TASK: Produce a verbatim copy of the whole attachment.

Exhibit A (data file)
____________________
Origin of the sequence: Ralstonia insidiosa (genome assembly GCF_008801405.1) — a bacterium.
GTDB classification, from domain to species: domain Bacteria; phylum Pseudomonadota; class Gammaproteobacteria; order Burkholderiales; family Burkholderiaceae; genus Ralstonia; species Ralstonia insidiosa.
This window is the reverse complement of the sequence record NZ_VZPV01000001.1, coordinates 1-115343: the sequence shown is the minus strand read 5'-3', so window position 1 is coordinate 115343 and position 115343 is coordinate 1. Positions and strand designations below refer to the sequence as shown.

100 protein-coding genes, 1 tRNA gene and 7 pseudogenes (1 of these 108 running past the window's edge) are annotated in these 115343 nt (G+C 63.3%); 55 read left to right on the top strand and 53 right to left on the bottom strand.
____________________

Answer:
Origin of the sequence: Ralstonia insidiosa (genome assembly GCF_008801405.1) — a bacterium.
GTDB classification, from domain to species: domain Bacteria; phylum Pseudomonadota; class Gammaproteobacteria; order Burkholderiales; family Burkholderiaceae; genus Ralstonia; species Ralstonia insidiosa.
This window is the reverse complement of the sequence record NZ_VZPV01000001.1, coordinates 1-115343: the sequence shown is the minus strand read 5'-3', so window position 1 is coordinate 115343 and position 115343 is coordinate 1. Positions and strand designations below refer to the sequence as shown.

100 protein-coding genes, 1 tRNA gene and 7 pseudogenes (1 of these 108 running past the window's edge) are annotated in these 115343 nt (G+C 63.3%); 55 read left to right on the top strand and 53 right to left on the bottom strand.